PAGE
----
Chlorine 36 dating and the blue stones of stonehenge
Because its bank is inside its ditch, Stonehenge is not truly a henge site. Stones visible today are shown coloured Mike Parker Pearson, leader of the Stonehenge Riverside Project based at Durrington Walls, noted that Stonehenge appears to have been associated with burial from the earliest period of its existence: Stonehenge was a place of burial from its beginning to its zenith in the mid third millennium B. The cremation burial dating to Stonehenge's sarsen stones phase is likely just one of many from this later period of the monument's use and demonstrates that it was still very much a domain of the dead.
Despite being contemporary with true Neolithic henges and stone circles, Stonehenge is in many ways atypical—for example, at more than 24 feet (7.3 m) tall, its extant trilithons' lintels, held in place with mortise and tenon joints, make it unique. Stonehenge evolved in several construction phases spanning at least 1500 years.
This first stage is dated to around 3100 BC, after which the ditch began to silt up naturally.
Within the outer edge of the enclosed area is a circle of 56 pits, each about 3.3 feet (1 m) in diameter, known as the Aubrey holes after John Aubrey, the seventeenth-century antiquarian who was thought to have first identified them.
The site and its surroundings were added to UNESCO's list of World Heritage Sites in 1986.
Stonehenge is owned by the Crown and managed by English Heritage; the surrounding land is owned by the National Trust.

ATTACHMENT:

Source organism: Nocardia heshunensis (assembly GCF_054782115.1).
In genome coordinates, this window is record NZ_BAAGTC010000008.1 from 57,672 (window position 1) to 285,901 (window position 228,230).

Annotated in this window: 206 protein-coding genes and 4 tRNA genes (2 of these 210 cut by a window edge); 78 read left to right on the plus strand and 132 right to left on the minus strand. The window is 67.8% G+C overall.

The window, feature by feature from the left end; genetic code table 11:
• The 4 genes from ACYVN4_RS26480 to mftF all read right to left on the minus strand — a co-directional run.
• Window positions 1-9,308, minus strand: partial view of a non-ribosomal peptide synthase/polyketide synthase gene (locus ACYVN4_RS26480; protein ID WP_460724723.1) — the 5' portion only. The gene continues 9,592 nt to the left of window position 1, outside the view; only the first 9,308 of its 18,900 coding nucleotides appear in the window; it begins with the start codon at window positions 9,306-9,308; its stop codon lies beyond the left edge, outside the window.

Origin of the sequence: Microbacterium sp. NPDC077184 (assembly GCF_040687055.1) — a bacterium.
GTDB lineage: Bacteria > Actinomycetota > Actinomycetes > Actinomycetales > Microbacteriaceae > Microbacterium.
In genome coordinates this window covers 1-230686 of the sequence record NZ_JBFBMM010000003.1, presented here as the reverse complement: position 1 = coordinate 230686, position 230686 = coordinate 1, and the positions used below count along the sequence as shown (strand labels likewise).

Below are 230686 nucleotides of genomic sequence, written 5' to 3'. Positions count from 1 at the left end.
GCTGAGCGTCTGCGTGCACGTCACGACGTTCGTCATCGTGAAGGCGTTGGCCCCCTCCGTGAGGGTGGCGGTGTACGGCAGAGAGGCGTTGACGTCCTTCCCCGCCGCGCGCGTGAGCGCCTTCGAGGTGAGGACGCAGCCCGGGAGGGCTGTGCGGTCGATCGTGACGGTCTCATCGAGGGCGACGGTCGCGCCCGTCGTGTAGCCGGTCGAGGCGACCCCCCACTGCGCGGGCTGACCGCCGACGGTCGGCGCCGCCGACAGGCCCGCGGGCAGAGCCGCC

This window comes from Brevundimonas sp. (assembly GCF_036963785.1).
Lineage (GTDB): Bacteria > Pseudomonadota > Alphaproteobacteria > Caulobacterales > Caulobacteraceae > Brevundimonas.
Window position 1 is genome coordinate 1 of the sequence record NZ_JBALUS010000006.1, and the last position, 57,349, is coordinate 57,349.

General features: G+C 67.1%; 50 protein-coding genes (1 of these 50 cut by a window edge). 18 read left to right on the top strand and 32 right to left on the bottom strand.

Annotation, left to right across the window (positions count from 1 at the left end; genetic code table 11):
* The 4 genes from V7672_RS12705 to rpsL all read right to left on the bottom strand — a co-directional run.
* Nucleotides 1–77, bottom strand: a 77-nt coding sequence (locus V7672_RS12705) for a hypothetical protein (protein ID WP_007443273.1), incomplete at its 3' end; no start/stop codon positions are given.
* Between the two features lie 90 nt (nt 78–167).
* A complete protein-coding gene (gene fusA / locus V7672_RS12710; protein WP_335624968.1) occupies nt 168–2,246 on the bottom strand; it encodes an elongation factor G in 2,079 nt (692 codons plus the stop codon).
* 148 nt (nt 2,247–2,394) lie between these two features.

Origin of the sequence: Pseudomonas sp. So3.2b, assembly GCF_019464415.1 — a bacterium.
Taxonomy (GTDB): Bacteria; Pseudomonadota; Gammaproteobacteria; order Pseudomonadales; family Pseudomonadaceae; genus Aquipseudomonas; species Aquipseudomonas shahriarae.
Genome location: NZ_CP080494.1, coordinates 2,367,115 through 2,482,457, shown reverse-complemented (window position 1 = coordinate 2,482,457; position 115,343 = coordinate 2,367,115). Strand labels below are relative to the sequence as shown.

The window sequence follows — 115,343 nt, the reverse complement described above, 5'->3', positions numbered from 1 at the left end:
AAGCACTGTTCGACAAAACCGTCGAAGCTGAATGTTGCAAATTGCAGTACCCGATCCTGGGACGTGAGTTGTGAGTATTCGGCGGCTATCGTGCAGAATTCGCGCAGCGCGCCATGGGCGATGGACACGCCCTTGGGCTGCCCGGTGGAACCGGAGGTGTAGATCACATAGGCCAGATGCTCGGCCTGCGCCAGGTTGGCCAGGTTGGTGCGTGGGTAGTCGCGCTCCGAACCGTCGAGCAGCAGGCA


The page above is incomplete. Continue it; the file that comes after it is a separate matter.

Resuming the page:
The stones are set within earthworks in the middle of the most dense complex of Neolithic and Bronze Age monuments in England, including several hundred burial mounds.
A recent excavation has suggested that the Aubrey Holes may have originally been used to erect a bluestone circle.
There is evidence of large-scale construction on and around the monument that perhaps extends the landscape's time frame to 6500 years.
Dating and understanding the various phases of activity is complicated by disturbance of the natural chalk by periglacial effects and animal burrowing, poor quality early excavation records, and a lack of accurate, scientifically verified dates.
I doubt not, Stonehenge in Saxon signifies the hanging stones." Christopher Chippindale's Stonehenge Complete gives the derivation of the name Stonehenge as coming from the Old English words stān meaning "stone", and either hencg meaning "hinge" (because the stone lintels hinge on the upright stones) or hen(c)en meaning "hang" or "gallows" or "instrument of torture" (though elsewhere in his book, Chippindale cites the "suspended stones" etymology).
Like Stonehenge's trilithons, medieval gallows consisted of two uprights with a lintel joining them, rather than the inverted L-shape more familiar today.